Damage from Typhoon Pablo
Damage from Typhoon Pablo

In the modern day “civilized world”, sometimes life seems to come at us so fast that we hardly know what hit us or how to respond. For the tribal people in the mountains of Mindanao, life moves a lot slower, but when calamity comes for a visit, it hits them so hard that it may take years to recover. On December 4, 2012, Super Typhoon Pablo hit the tribal lands of CADT 079 in Agusan del Sur with winds of 180 kph, toppling and uprooting thousands of hectares (a hectare is equal to 2.47 acres) of trees. For the tribes of Northern Mindanao, the forests have been the center of their lives for hundreds of years, so late that rainy December evening, Datu Kalambuan - Balvino (Bhen) Andaya called us (Bryan and Marcus) to share that the Manobo, Banwaon, and Talaandig tribes were mourning the loss of much of their forest. After a few awkward moments of silence, not knowing what to say to provide comfort, we said, “Everything happens for a reason, so let’s work to turn this tragedy into a great opportunity to speed up the economic and educational development in CADT 079, which will also enable us to keep more children from being recruited by the rebels.” Instantly, that message resonated with the heart of Datu Bhen, and he went out and inspired his people with that challenge.

CADT 079
CADT 079

Now, you might be asking, “What is CADT 079”? The answer is rather complex but to summarize: Just like in the USA and other nations, the tribal people of the Philippines were the original inhabitants and owners of the country’s land. As “civilization” developed, companies came in and cut down their trees, dug up their gold, destroyed their rain forest and left the people in dire straits. This treatment caused rebel groups to rise up in resistance, and created deep tensions for the past five decades in Mindanao. During the term of President Ramos, he signed The IPRA Law – Indigenous People’s Rights Act of 1997. This act allowed the tribes of the Philippines to file for ownership of their land. When the land is approved by the NCIP – National Counsel for Indigenous Peoples, the land is turned into a CADT – Certificate of Ancestral Domains Title and given a number … hence, CADT 079 in Agusan del Sur, Mindanao, an area of 68,000 hectares that we hope to expand for the Manobo, Banwaon, and TalaAndig tribes. CADT 079 is also filled with rebels, 70% of whom are children, so Just Projects International is focused here on developing economic and education projects to keep more children from being recruited by the rebels and to provide freedom and a future for those who have already been recruited. Up until this present time, JPI’s Project: AK-47 has been raising funds to build schools for these children in CADT 079, to purchase books, and pay the salaries of the teachers. We have also been working to develop plans to utilize the natural resources to provide sustainable economic development that will empower the people of CADT 079 to continue to build schools and pay for their teachers in the future without funds coming from outside their CADT. Through our Project: AK-47, we hope to see a child-soldier free CADT 079.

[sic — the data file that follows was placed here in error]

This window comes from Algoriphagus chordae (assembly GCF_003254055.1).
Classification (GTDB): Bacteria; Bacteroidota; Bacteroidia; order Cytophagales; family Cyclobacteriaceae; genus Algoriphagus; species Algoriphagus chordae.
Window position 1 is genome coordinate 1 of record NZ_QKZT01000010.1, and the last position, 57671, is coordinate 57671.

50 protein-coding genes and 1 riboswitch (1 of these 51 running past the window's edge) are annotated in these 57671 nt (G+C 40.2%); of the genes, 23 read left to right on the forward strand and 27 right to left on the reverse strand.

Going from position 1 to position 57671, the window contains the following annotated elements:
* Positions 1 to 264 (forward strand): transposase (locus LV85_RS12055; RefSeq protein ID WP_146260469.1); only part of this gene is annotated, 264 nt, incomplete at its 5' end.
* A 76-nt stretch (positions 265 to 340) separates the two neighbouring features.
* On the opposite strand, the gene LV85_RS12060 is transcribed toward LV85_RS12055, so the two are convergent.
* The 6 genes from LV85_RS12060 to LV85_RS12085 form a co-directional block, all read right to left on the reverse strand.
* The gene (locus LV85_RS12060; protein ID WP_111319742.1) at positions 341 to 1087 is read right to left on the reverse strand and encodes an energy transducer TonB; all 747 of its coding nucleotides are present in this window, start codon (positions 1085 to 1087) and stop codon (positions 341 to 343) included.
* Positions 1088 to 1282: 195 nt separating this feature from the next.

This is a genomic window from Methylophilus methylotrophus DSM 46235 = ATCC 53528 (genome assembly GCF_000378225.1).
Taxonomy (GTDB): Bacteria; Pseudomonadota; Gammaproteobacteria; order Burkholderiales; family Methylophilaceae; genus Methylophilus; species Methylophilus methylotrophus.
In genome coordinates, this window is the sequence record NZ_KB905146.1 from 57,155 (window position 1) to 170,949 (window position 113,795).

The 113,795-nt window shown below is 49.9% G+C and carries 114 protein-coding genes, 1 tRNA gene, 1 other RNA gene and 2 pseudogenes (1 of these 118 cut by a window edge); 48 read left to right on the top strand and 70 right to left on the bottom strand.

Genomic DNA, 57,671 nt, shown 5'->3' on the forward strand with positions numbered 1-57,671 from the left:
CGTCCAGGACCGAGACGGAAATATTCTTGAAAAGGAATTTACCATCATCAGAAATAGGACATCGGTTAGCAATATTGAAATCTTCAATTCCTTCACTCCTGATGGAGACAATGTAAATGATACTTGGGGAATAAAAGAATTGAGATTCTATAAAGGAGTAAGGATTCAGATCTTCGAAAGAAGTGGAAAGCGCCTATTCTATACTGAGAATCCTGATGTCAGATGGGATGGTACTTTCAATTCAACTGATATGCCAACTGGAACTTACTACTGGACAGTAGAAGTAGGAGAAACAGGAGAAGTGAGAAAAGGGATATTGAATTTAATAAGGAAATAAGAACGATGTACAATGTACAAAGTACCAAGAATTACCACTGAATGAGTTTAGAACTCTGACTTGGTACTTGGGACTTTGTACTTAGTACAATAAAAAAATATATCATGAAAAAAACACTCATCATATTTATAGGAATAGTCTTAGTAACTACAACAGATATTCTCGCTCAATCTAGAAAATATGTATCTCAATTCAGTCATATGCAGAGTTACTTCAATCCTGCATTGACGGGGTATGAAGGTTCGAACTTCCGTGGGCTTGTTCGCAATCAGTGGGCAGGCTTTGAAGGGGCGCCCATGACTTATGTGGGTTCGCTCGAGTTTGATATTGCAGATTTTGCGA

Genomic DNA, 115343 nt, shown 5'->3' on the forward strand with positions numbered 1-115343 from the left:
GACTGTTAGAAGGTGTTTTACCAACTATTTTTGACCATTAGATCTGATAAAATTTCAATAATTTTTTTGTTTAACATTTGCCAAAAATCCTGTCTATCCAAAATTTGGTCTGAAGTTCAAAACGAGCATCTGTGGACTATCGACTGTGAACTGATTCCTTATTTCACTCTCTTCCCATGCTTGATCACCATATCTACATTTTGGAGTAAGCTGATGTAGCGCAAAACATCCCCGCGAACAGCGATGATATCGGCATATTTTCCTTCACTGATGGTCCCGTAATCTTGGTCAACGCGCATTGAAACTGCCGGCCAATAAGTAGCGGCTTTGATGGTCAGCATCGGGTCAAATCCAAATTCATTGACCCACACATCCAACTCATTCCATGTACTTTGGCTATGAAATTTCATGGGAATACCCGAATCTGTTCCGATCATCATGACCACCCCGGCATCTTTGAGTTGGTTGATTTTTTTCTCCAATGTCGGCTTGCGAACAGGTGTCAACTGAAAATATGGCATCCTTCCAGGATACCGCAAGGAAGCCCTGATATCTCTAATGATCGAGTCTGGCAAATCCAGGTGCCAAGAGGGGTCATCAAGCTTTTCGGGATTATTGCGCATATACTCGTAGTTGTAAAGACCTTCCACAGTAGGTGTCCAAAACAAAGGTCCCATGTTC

Rain Forest devastation by Typhoon Pablo
Rain Forest devastation by Typhoon Pablo

This development process is slow and difficult, and we didn’t expect to be producing funds from within the CADT for another year. However, when divine winds hit the CADT, uprooting thousands of hectares of trees, we realized that we had to turn this Wood Recovery into financial income that could build more schools, roads, and medical clinics (as there are none here), and to invest in other agricultural projects on the CADT that will provide future sustainable economic growth. It is also vital that these trees on the ground be cut up and cleared to prevent forest fires, and to allow us to work with the DENR – Department of Energy & Natural Resources to replant and fill up the forest again. The laws regarding logging and natural resources in Mindanao are complex due to severe past abuses by many companies and politicians. Therefore, we have been working for three months to move forward with this project that has the potential to jump-start the economic and educational development on CADT 079 by providing the capital funds for many startup projects and for the building of schools, roads, and medical clinics. This could be a game-changer in the history of these tribes. Stay tuned for future reports as to government approval and future progress. Thanks for joining us on the wild ride of this journey in the mountains of Mindanao.

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